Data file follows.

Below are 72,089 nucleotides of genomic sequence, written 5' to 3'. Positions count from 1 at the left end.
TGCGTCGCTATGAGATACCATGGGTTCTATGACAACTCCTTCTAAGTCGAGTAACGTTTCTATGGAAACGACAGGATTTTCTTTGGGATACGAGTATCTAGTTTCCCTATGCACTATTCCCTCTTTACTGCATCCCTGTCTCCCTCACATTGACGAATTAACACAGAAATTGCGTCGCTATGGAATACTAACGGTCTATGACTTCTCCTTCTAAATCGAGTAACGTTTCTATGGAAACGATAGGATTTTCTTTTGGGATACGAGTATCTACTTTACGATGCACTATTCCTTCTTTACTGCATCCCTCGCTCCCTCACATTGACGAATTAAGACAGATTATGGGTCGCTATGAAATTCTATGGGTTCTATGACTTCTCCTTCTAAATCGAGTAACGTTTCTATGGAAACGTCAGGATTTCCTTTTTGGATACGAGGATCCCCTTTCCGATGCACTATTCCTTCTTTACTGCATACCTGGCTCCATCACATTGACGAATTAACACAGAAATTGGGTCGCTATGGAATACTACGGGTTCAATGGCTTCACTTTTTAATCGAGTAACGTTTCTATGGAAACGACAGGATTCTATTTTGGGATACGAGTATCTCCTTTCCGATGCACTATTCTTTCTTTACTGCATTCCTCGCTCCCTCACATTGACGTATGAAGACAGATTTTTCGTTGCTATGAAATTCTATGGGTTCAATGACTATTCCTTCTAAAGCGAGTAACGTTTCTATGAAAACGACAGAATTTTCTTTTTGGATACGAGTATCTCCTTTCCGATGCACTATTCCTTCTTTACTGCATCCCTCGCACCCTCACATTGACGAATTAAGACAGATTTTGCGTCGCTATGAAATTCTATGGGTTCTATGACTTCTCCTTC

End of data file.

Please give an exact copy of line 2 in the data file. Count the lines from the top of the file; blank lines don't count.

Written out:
TGCGTCGCTATGAGATACCATGGGTTCTATGACAACTCCTTCTAAGTCGAGTAACGTTTCTATGGAAACGACAGGATTTTCTTTGGGATACGAGTATCTAGTTTCCCTATGCACTATTCCCTCTTTACTGCATCCCTGTCTCCCTCACATTGACGAATTAACACAGAAATTGCGTCGCTATGGAATACTAACGGTCTATGACTTCTCCTTCTAAATCGAGTAACGTTTCTATGGAAACGATAGGATTTTCTTTTGGGATACGAGTATCTACTTTACGATGCACTATTCCTTCTTTACTGCATCCCTCGCTCCCTCACATTGACGAATTAAGACAGATTATGGGTCGCTATGAAATTCTATGGGTTCTATGACTTCTCCTTCTAAATCGAGTAACGTTTCTATGGAAACGTCAGGATTTCCTTTTTGGATACGAGGATCCCCTTTCCGATGCACTATTCCTTCTTTACTGCATACCTGGCTCCATCACATTGACGAATTAACACAGAAATTGGGTCGCTATGGAATACTACGGGTTCAATGGCTTCACTTTTTAATCGAGTAACGTTTCTATGGAAACGACAGGATTCTATTTTGGGATACGAGTATCTCCTTTCCGATGCACTATTCTTTCTTTACTGCATTCCTCGCTCCCTCACATTGACGTATGAAGACAGATTTTTCGTTGCTATGAAATTCTATGGGTTCAATGACTATTCCTTCTAAAGCGAGTAACGTTTCTATGAAAACGACAGAATTTTCTTTTTGGATACGAGTATCTCCTTTCCGATGCACTATTCCTTCTTTACTGCATCCCTCGCACCCTCACATTGACGAATTAAGACAGATTTTGCGTCGCTATGAAATTCTATGGGTTCTATGACTTCTCCTTC